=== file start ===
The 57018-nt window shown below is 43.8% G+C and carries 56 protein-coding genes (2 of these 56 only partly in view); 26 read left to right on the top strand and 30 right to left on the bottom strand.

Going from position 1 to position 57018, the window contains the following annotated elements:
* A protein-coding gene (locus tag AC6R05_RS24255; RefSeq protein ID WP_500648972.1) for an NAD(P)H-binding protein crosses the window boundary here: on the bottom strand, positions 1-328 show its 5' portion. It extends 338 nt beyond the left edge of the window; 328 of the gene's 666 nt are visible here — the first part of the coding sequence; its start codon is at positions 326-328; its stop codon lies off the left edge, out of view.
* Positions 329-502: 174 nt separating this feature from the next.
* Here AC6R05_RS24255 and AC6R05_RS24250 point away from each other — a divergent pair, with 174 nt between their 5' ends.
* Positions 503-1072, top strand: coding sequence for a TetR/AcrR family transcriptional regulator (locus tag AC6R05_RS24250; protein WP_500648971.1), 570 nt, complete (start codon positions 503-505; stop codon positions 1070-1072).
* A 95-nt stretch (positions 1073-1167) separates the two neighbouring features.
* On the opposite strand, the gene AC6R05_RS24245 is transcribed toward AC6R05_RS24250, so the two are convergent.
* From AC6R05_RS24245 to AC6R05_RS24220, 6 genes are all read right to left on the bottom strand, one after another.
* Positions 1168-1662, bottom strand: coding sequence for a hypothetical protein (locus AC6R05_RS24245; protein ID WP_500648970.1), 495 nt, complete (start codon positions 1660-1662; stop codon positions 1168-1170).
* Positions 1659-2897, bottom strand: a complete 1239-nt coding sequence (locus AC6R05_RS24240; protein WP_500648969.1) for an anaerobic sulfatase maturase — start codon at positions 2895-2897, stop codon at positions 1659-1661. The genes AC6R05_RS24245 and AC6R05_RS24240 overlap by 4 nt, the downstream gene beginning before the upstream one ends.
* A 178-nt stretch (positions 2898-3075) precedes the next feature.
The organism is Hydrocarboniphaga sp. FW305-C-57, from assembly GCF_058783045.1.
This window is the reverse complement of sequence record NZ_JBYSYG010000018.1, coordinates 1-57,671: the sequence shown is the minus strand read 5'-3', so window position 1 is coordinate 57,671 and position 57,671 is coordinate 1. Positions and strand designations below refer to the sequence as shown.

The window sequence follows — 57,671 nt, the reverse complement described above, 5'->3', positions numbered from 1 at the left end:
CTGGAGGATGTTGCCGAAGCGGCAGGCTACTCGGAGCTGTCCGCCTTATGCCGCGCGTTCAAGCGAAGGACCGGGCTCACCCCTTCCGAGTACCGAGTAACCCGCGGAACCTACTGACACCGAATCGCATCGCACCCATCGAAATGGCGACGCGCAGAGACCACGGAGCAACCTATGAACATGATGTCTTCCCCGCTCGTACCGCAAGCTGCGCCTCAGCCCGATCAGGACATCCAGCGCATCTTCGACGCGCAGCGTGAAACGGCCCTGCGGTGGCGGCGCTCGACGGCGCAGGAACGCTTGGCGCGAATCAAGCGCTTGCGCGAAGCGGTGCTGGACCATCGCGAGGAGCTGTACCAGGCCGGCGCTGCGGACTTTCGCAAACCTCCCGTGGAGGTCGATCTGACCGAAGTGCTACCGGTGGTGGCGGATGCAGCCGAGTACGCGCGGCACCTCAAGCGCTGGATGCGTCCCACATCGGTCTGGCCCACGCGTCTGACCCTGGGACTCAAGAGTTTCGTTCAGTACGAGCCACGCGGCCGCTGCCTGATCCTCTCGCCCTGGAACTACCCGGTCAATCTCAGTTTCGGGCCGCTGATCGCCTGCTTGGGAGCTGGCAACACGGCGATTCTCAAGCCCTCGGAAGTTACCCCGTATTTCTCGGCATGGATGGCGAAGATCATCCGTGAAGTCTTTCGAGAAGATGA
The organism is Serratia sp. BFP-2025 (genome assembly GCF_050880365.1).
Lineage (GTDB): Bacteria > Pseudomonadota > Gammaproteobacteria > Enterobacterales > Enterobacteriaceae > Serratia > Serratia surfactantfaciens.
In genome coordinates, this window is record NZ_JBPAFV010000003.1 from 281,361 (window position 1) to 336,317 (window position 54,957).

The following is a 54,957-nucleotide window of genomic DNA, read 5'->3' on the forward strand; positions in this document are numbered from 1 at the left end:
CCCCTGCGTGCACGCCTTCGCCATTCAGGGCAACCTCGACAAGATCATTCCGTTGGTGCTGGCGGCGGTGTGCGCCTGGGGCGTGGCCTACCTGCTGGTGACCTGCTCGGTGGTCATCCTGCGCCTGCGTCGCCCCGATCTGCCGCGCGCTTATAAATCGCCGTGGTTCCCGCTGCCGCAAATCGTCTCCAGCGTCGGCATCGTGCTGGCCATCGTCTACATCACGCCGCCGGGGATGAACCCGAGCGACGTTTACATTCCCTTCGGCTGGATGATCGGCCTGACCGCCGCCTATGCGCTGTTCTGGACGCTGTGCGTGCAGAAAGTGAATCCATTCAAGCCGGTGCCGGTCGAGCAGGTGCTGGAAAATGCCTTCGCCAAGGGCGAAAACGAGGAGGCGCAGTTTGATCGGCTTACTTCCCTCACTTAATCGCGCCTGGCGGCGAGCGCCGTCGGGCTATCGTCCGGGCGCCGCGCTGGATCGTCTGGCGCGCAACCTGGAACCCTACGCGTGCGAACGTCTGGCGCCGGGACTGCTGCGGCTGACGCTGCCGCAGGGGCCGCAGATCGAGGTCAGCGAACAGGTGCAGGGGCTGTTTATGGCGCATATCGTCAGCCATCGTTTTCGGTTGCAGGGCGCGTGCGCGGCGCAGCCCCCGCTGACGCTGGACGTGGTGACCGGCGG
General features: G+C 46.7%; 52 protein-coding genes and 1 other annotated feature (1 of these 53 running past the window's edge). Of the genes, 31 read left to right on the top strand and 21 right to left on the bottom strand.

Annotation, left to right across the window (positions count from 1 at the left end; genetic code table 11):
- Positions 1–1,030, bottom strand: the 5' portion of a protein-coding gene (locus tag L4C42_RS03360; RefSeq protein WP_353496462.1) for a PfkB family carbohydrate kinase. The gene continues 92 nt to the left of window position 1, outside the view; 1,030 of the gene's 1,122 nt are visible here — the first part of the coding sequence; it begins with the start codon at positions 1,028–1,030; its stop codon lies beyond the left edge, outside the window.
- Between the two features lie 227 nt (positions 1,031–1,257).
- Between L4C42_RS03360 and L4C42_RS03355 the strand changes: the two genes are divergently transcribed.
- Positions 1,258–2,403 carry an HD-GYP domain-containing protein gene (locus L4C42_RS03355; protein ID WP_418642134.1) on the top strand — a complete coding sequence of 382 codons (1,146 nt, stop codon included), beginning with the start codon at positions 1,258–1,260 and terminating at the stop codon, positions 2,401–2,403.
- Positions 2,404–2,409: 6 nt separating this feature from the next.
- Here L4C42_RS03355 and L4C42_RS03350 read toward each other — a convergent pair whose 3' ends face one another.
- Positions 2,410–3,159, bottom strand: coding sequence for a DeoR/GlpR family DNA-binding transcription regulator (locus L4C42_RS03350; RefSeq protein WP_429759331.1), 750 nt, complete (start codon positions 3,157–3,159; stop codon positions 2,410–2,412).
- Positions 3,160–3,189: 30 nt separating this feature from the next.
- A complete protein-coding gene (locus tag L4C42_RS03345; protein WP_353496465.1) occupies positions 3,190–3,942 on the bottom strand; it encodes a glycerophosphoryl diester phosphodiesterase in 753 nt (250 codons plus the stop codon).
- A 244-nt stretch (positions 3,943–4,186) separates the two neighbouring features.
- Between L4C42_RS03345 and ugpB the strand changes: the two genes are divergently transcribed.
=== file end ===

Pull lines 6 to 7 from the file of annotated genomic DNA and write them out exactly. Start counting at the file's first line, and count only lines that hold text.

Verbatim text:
* Positions 503-1072, top strand: coding sequence for a TetR/AcrR family transcriptional regulator (locus tag AC6R05_RS24250; protein WP_500648971.1), 570 nt, complete (start codon positions 503-505; stop codon positions 1070-1072).
* A 95-nt stretch (positions 1073-1167) separates the two neighbouring features.